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Our Dermatol Online.  2014; 5(4): 434-436
DOI:.  10.7241/ourd.20144.28
Date of submission:  18.04.2014 / acceptance: 25.08.2014
Conflicts of interest: None


Isha Parulkar1, Jason Micheals2, Gladys H.Telang1

1Department of Dermatology, The Warren Alpert Medical School at Brown University, Providence, RI, USA
2Private Practice, Aspire Dermatology. Riverside, RI, USA

Corresponding author:  Dr. Gladys H. Telang    e-mail:

How to cite this article: Parulkar I, Micheals J, Telang GH. Primary Cutaneous CD30 +Anaplastic Large Cell Lymphoma; Report of a single large scalp nodule. Our Dermatol Online. 2014; 5(4): 434-436.


Case Report
A 93-year -old Caucasian female presented with a 2-month history of a single frontal scalp nodule. The lesion was non-tender however had grown rapidly and was eroded with intermittent bleeding. There were no other skin lesions, lymphadenopathy, or hepatosplenomegaly. Past medical history was significant for breast cancer and review of systems was unremarkable. Physical exam revealed a 10cm x12cm exophytic, fungating, and malodorous tumor of the right frontal scalp (Fig. 1). A biopsy was performed and revealed a dense diffuse CD30+ atypical lymphoid infiltrate, ulceration, and inflammation. Within the dermis there were sheets of large epithelioid and anaplastic lymphocytes with large vesicular nuclei, prominent one to few magenta nucleoli and ample cytoplasm (Figs. 2 and 3). A few dermal mitoses and numerous neutrophils were present. The large anaplastic lymphocytes were diffusely CD30+ (Fig. 4) and Vimentin positive. CD3 and lymphocyte common antigen were negative. CD4 and CD8 stained approximately 60% and 30% of the T-cells, respectively. Less than 1% B-cells were present and stained positively with CD20 and PAX-5. CD15 highlighted approximately 20-30% positivity on neutrophils and CD68 stained approximately 10% histiocytes within the dermis. These findings supported the diagnosis of CD30+ anaplastic large cell lymphoma. The ALK-1 negativity favored primary cutaneous CD30+ anaplastic large cell lymphoma (PCALCL). Evaluation for underlying systemic disease was advised and the patient declined. Polymerase chain reaction (PCR) study to detect T-cell antigen Beta gene rearrangement showed one band consistent with the expansion of a single clonal T-cell proliferation. PCR was negative for immunoglobulin heavy chain gene rearrangement. The clinical, histologic, immunohistologic, and PCR findings support the diagnosis of PCALCL. The patient was notified of her diagnosis and treatment options including excision, chemotherapy, and local radiation were discussed. She opted for no treatment and passed away two weeks later. Although an evaluation for systemic disease was not achieved, we present and discuss this case based on our clinical and pathologic diagnosis of PCALCL.
Figure 1. A large, exophytic, fungating tumor on the right frontal scalp.
Figure 2. Sheets of large epithelioid and anaplastic lymphocytes with ample cytoplasms within the dermis. (hematoxylin eosin 10x)
Figure 3. High power of the anaplastic and immunoblastic appearing lymphocytes, “hallmark cells”, with prominent mitoses. (hematoxylin eosin, 40x)
Figure 4. Numerous CD30 positive lymphocytes in dermis and subcutaneous fat. (immunoperoxidase stain, 10x)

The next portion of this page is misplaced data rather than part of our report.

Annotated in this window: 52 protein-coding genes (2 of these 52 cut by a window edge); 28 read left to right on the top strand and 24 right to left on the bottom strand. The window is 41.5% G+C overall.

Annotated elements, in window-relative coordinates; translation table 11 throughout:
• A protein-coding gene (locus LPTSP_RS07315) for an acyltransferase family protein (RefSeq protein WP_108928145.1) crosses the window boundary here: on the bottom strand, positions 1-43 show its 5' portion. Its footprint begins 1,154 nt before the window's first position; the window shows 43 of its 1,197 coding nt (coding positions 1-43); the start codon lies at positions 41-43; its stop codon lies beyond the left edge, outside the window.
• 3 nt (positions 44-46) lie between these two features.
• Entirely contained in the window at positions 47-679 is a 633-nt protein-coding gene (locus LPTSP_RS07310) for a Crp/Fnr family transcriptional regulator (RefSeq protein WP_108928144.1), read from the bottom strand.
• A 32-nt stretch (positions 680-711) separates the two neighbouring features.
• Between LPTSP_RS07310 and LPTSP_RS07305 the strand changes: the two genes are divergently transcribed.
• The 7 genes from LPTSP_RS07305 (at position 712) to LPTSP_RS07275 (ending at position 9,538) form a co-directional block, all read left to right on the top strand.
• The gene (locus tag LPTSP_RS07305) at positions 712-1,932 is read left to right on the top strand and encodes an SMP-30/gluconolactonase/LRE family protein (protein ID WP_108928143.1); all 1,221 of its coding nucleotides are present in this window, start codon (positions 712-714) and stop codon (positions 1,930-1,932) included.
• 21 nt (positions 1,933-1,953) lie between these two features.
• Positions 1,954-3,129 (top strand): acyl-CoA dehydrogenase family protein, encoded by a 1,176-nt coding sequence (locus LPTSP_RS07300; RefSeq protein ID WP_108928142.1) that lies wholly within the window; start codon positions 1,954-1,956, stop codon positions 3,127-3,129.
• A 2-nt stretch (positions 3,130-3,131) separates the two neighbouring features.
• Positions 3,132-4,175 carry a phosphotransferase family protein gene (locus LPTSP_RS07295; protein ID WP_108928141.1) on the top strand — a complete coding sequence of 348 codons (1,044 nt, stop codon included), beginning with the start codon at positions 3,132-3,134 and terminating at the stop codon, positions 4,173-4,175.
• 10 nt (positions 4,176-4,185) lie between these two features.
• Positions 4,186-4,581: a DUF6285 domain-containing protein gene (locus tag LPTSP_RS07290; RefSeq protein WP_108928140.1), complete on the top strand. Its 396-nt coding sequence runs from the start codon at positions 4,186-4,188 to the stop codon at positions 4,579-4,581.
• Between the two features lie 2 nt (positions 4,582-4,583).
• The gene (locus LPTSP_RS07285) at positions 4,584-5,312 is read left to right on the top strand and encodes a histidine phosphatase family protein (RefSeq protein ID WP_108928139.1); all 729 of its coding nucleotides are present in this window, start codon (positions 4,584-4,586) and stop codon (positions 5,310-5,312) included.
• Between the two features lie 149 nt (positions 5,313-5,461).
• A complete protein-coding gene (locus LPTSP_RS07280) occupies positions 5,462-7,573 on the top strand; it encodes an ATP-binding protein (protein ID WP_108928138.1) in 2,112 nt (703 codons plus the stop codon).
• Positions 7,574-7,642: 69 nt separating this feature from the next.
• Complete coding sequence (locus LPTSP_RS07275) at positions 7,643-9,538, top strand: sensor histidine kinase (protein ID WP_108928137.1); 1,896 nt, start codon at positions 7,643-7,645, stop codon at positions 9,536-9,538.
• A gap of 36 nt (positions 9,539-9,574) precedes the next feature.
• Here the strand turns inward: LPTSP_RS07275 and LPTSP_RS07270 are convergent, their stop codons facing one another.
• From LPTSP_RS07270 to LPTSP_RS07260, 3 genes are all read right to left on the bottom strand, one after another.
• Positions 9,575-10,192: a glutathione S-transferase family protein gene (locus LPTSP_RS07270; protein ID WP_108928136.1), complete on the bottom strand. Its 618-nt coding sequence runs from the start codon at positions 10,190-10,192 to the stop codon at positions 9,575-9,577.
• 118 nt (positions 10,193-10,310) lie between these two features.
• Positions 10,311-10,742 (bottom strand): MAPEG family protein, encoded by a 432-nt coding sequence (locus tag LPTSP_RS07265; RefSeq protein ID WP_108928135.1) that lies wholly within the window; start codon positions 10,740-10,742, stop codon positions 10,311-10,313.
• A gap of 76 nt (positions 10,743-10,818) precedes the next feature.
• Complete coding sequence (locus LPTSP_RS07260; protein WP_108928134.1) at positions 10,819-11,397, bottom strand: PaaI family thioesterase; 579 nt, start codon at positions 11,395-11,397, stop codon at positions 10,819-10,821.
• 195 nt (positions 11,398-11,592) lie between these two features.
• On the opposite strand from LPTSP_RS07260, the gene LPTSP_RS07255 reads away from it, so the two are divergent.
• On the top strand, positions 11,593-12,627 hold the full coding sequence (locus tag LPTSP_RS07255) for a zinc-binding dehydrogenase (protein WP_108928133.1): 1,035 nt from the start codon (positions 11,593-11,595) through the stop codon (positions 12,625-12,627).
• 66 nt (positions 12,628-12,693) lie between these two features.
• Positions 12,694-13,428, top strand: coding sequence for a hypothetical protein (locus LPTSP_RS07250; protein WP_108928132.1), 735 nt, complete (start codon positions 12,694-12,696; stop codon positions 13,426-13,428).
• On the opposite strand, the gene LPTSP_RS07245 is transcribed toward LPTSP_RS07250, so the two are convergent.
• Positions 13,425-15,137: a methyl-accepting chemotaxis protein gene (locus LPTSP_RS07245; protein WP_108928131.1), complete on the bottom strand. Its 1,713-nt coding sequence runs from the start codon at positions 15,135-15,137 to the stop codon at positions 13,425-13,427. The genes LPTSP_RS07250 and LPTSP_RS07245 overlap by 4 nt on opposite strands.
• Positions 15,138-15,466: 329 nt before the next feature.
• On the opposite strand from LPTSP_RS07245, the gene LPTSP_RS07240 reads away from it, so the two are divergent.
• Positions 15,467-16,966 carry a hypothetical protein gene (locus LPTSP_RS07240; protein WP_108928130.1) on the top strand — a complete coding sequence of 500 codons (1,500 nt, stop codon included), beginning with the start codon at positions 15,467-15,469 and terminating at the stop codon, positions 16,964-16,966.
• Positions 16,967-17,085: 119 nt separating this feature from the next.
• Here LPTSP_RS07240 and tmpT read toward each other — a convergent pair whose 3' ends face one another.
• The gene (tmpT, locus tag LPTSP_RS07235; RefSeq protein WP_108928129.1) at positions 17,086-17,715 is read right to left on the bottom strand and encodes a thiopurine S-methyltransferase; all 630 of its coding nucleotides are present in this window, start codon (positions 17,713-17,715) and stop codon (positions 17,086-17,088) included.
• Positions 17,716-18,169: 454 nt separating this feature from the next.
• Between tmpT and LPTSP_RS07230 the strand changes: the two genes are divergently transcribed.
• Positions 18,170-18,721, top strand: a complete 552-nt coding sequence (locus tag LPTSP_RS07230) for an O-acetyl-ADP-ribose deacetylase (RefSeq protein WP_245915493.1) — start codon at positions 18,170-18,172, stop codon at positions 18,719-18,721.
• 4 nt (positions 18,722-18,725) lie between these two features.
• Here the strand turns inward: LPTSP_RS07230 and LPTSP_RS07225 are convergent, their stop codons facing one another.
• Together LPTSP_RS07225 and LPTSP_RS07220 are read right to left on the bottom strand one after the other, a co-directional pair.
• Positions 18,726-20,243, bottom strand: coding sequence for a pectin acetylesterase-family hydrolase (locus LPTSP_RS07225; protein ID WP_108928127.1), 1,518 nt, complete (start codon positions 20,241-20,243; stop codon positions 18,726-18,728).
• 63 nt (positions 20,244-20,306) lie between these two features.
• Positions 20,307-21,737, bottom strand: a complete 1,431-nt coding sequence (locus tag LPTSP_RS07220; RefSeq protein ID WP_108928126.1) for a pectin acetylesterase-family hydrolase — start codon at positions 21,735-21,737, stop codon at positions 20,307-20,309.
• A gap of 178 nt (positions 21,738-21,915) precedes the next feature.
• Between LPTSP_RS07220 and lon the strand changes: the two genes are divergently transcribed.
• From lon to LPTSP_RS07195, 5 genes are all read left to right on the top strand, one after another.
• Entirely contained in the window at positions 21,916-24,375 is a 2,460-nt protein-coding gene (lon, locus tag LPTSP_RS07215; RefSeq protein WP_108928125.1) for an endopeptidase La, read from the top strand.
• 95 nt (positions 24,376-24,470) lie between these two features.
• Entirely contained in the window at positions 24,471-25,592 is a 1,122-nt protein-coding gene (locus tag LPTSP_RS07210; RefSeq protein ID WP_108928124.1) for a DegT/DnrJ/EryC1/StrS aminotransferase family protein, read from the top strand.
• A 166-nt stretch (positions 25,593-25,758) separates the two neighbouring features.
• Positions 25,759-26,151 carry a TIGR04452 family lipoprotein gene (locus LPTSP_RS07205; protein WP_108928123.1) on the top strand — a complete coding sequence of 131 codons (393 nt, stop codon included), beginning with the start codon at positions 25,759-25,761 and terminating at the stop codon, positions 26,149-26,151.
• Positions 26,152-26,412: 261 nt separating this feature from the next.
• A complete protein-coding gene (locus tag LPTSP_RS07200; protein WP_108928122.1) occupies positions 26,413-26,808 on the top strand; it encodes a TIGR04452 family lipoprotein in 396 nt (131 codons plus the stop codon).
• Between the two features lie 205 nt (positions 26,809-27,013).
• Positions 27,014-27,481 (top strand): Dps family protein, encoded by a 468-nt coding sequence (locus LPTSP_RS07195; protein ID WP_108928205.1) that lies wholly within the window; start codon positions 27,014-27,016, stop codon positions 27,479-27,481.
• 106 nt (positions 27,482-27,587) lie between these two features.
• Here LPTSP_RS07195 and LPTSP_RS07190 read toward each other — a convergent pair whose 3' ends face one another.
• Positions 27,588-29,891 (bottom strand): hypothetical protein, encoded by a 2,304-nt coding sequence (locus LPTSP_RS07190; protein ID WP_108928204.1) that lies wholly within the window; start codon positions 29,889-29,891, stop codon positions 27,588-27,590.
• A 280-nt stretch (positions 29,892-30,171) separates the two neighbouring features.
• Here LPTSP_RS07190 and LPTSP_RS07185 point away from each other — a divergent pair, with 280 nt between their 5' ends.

Primary cutaneous T-cell lymphomas (CTCL) are a clinically and histologically diverse group of non-Hodgkin lymphomas characterized by the aberrant proliferation of skin-homing T-lymphocytes. Together, they represent up to 75-80% of all cutaneous lymphomas [1]. Nearly a third of CTCL are accounted for by primary cutaneous CD30+ lymphoproliferative disorders, the most common subtypes of which are LyP (lymphomatoid papulosis) and PCALCL (primary cutaneous anaplastic large cell lymphoma) [2]. PCALCL are defined according to specific criteria: a) Predominance (>75%) of CD30+ large anaplastic cells on skin biopsy, b) absence of extracutaneous localization at presentation, c) no history or evidence of LyP, mycosis fungoides or cutaneous lymphoma [3,4]. The pathogenesis of PCALCL remains largely unknown [3]. A number of chromosomal imbalances (specifically gains on chromosomes 7q and 17q and losses on 6q and 13q) as well as amplification of several oncogenes have been found in patients with PCALCL [5,6]. The initial activation and clonal expansion of CD30+ T cells is thought to remain in check by an effective host immune response and can only progress when chromosomal alterations or a deficient host immune response confers a growth advantage to cells [7]. Cases in which the immune response remains intact may result in spontaneous regression of the lesion [7]. PCALCL are twice as common in males as in females and tend to present in middle age with median age of 55 at diagnosis [3,7-8]. Clinically, they present as asymptomatic solitary or localized nodules, plaques, or tumors with central ulceration that favor the trunk and extremities. Extracutaneous involvement is rare (occurring in 10% of patients with localized disease), and regional lymphadenopathy, though infrequently seen, is not a predictor of prognosis [6,8]. Though biopsy is conclusive, imaging studies such as CT scan of the head, chest, and abdomen, are necessary to stage the disease and rule out systemic involvement [4]. The histopathology of PCALCL consists of cohesive aggregates or sheets of large CD30 antigen-expressing, atypical lymphocytes in the dermis and subcutaneous fat. Occasionally, epidermotropism may be present [6,10-11]. Rare morphological variants include angioinvasive, neutrophil-rich, histiocyte-rich, and sarcomatoid forms [12-14]. More than 75% of the cellular infiltrates are comprised of “hallmark cells,” so called because they are found in all types of anaplastic large cell lymphoma (ALCL) variants [11]. These lymphocytes are anaplastic, pleomorphic, or immunoblastic appearing, with abundant cytoplasm, frequent mitosis, irregular hyperchromatic and horseshoe-shaped nuclei and eosinophilic nucleoli [3,5,6,10]. Immunohistochemical screening reveals three immunophenotypes, the CD3+, CD4+ T-cell phenotype being the most frequent. Other subtypes include B-cell (CD20+) or null (CD3-, CD20-) [11]. A CD4+, CD3-, and CD20- phenotype was present in the case reported. Immunohistochemical markers are essential to characterize subtypes of ALCL and determine prognosis [3]. Expression of the anaplastic lymphoma kinase (ALK) gene, representing the t(2;5)(p23;q35) translocation is typically absent in PCALCL but often encountered in systemic ALCL [6,9]. Rare cases of ALK+ primary cutaneous ALCL have been reported and are associated with a more aggressive course, similar to systemic ALCL [15]. In contrast, CD30 antigen positivity imparts a good prognosis [3,7]. Epithelial membrane antigen (EMA) expression is seen more frequently in systemic lymphoma and cutaneous involvement secondary to systemic ALCL [3,16]. Treatment options include surgical excision, localized radiotherapy, topical nitrogen mustard therapy, single and multiagent chemotherapy (most commonly Cyclophosphamide, Doxorubicin, Vincristine, Prednisone or CHOP) [4,5,7]. Local radiotherapy is the treatment of choice for solitary lesions [7]. Patients with multifocal lesions may require more aggressive treatment modalities such as systemic chemotherapy. Multi-agent chemotherapy should be reserved for patients who develop extracutaneous or methotrexate-resistant disease [5,7,9]. Novel, less toxic, alternatives include Brentuximab, an anti-CD30 monoclonal antibody drug conjugate that is shown to be effective in patients unsuitable for multi-agent chemotherapy [17]. The rare cases of ALK+ PCALCL could be suitable for treatment with the ALK inhibitor Crizotinib [15]. Prognosis for PCALCL is typically excellent with 10-year disease related survival exceeding 90% [18]. Longitudinal care is recommended in patients given the 10% risk of developing systemic lymphoma [7].